Do Dogs Feel Guilt?

Does dogs know when they've done wrong? Has your dog ever looked guilty after some bad behaviors? Vets weigh in on whether dogs fell guilty.

Aly Walansky

Updated November 10, 2022 • Published February 24, 2020

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Do Dogs Feel Guilt?

We’ve all seen some version of this scenario: After a long day at work or school, we come home and find that our adorable but naughty puppy has eaten the couch (or our favorite shoes, or that expensive purse!) while we were out. And even though they were indeed very naughty, they have that incredibly adorable... kind of guilty look on their face. It’s no doubt precious.

But those shoes!

Immediately you scold them and they look back at you with wide-eyes, tail tucked, head down — seemingly to say "I am SO SORRY, mommy." You accept this (apparent? Do dogs feel guilt?) apology, because "how could you not forgive that face?", and go on to cleaning up the mess, hoping this will not happen again, but knowing it’ll probably happen again tomorrow. Or sooner.

Do dogs feel guilty?

“This interaction makes us, as humans, feel better about the fact that Rover has done something naughty because we feel as though he has apologized for it,” says Summit Earhart, a dog trainer with Furry Friends, an animal rescue organization in Northern Palm Beach County.

However, there is something very much different to guilt actually going on in your dog's mind. “Although dogs seem to understand and express emotions through body language — there are some emotions and concepts that are just too complicated for our dogs to understand,” continues Earhart. Guilt is one of those complicated emotions. And, to be fair, isn’t guilt rather difficult to process even as a human? Look at our own human-to-human relationships. It’s easy to empathize with our pups on this one.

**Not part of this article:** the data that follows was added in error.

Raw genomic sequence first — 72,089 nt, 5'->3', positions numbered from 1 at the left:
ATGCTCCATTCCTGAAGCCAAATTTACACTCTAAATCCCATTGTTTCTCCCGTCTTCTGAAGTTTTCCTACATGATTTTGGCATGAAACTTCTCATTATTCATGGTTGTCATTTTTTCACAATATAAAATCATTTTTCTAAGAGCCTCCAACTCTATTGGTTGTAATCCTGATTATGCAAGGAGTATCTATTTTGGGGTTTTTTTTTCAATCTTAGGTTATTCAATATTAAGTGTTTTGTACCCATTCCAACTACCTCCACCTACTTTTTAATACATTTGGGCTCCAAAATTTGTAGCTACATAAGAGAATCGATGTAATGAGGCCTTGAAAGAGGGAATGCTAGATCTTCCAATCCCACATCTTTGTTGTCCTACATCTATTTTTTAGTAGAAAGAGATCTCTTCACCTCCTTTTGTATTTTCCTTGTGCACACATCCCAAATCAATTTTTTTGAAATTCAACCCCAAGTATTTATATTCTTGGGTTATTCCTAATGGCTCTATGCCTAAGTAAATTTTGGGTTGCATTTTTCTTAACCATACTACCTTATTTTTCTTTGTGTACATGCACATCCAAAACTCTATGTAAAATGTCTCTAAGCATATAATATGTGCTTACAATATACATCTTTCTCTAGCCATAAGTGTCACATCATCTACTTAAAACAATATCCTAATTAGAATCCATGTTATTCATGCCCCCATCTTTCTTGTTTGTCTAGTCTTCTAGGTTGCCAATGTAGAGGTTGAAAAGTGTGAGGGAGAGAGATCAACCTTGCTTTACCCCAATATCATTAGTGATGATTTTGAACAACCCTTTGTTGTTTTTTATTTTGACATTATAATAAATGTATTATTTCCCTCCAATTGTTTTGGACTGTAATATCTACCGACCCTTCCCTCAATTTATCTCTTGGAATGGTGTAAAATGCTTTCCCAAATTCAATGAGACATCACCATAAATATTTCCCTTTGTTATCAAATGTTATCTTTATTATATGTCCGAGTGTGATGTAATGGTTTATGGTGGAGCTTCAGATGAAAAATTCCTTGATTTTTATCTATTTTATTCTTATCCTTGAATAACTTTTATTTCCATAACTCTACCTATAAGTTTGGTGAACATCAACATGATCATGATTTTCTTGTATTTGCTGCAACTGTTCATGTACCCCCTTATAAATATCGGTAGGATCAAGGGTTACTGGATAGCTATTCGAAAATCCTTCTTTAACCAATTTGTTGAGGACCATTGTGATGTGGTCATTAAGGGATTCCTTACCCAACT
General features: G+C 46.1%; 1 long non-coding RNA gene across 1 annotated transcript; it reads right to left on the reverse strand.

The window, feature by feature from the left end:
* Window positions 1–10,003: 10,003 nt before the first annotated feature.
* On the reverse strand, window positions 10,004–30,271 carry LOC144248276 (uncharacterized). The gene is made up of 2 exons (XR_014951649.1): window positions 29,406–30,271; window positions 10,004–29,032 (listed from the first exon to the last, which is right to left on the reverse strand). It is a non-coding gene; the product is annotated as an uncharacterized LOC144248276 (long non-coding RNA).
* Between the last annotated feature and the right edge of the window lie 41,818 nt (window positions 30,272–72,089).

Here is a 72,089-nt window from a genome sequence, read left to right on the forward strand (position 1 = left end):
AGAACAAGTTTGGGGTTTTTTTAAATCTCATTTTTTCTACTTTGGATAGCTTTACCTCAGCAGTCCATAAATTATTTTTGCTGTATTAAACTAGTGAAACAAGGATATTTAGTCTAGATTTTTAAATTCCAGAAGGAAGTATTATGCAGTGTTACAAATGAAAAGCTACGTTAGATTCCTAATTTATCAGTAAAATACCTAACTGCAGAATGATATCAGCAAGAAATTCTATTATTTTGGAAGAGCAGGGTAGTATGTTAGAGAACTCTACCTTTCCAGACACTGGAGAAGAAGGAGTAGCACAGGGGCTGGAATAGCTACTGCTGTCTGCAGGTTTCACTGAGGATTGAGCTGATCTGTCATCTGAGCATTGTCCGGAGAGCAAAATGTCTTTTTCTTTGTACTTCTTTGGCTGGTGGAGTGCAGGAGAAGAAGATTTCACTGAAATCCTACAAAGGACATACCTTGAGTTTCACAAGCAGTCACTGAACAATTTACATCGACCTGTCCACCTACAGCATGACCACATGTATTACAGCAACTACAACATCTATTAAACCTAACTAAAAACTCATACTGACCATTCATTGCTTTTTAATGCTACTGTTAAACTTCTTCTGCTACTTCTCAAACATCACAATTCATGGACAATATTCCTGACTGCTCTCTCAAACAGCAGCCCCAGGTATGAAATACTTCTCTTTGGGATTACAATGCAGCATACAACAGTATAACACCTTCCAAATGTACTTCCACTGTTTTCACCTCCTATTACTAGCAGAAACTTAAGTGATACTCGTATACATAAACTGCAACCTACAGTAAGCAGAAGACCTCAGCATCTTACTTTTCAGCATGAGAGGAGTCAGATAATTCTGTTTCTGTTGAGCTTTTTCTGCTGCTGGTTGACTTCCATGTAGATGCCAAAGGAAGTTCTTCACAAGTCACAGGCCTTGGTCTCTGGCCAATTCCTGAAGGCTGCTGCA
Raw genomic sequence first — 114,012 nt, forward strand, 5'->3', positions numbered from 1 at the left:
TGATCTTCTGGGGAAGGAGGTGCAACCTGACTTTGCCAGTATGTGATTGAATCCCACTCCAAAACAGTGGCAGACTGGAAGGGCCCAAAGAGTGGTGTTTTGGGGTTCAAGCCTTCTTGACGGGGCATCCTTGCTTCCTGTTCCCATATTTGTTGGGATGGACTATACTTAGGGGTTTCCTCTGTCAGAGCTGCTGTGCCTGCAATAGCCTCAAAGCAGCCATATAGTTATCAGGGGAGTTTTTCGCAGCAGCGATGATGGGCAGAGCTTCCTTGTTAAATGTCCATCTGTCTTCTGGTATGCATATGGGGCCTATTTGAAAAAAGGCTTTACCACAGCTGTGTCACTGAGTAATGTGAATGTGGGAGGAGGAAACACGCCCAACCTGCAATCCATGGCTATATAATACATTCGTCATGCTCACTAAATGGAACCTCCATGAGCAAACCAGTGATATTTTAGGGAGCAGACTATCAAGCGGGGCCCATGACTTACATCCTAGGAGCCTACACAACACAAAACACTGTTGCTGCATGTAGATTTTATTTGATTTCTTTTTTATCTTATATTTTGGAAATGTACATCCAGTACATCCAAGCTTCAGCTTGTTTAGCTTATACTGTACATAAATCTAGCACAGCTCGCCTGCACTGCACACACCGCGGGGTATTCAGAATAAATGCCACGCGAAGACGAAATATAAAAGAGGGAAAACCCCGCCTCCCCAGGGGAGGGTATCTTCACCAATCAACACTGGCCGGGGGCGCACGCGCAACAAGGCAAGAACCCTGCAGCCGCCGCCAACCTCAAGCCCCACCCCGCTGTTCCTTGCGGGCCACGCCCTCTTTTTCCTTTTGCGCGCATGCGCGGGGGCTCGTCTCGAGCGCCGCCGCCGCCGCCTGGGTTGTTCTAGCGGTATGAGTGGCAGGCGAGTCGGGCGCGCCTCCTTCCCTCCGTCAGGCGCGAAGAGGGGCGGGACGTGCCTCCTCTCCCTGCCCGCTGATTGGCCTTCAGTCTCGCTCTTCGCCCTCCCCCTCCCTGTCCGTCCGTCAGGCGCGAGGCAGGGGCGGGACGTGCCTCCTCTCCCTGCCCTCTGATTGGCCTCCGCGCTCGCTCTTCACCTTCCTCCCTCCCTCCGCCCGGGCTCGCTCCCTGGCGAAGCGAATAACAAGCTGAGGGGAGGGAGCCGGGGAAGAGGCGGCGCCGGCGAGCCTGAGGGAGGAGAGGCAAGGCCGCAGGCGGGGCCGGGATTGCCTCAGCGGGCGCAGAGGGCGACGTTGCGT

A dog can tell if you're upset (but it doesn't make them guilty)

But, of course, we’d love to believe they are feeling guilty and learning the error of their ways, in order to be a more evolved partner... er... pup. “The scenario above is simply an example of anthropomorphism — giving human characteristics to our dogs,” explains Earhart. What is actually going on is that your dog is responding to your reaction of the mess upon coming home — and likely not because they know they're responsible for creating that mess.

However, dogs DO know when you are upset and are displaying punishing behaviors — this is something that they have been taught by their interactions with you and with other humans. Therefore: “They react to you based on their previous learned associations of your body language, voice tone, and verbiage,” says Earhart.

Do dogs know when they've done something bad?

Dogs have a very limited sense of time and typically live in the moment. “Unless you can catch them in the act of doing something naughty (or very shortly after), it is impossible to say that your dog understands what they did was wrong — and feels "guilty" about something that they did hours in the past,” says Earhart.

But what about all those adorable guilty dog photos plastered on social media for all of us to fawn over? The ones where a dog is photographed wearing a sign that says, “I chewed up these shoes”? That’s assuredly a guilty dog, right?

So why do dogs look guilty then?

Nope, not really. Mary R. Burch, PhD, AKC Family Dog Director, and a Certified Applied Animal Behaviorist, agrees that dogs don’t feel naturally guilty.

“Guilt is basically knowing that one has done something wrong and feeling shame as a result,” says Burch. “When a dog appears to look like it is feeling guilty, you see body language that may be a dipped head, lowered ears, avoiding direct eye contact, and a tail tucked between the legs. This may be what you see when you come in the house and the kitchen garbage is strewn through the living room,” says Burch.

In this scenario, what has most likely happened is the dog has done this before, and the owner has reacted by screaming, yelling, scolding, and otherwise acting angry with the dog. The dog has become frightened. “When caught in the act a second time, there is a learning history, the dog knows how the owner is likely to react and exhibits body language that can be interpreted as guilty,” says Burch.

Without the pairing of the owner’s initial reaction, on his own, the dog doesn’t understand the difference between Jimmy Choos and a chew toy. Consider that the next time they turn over the garbage can and leave a mess everywhere... it’s food for thought! (Much like they consider your favorite shoes…!)

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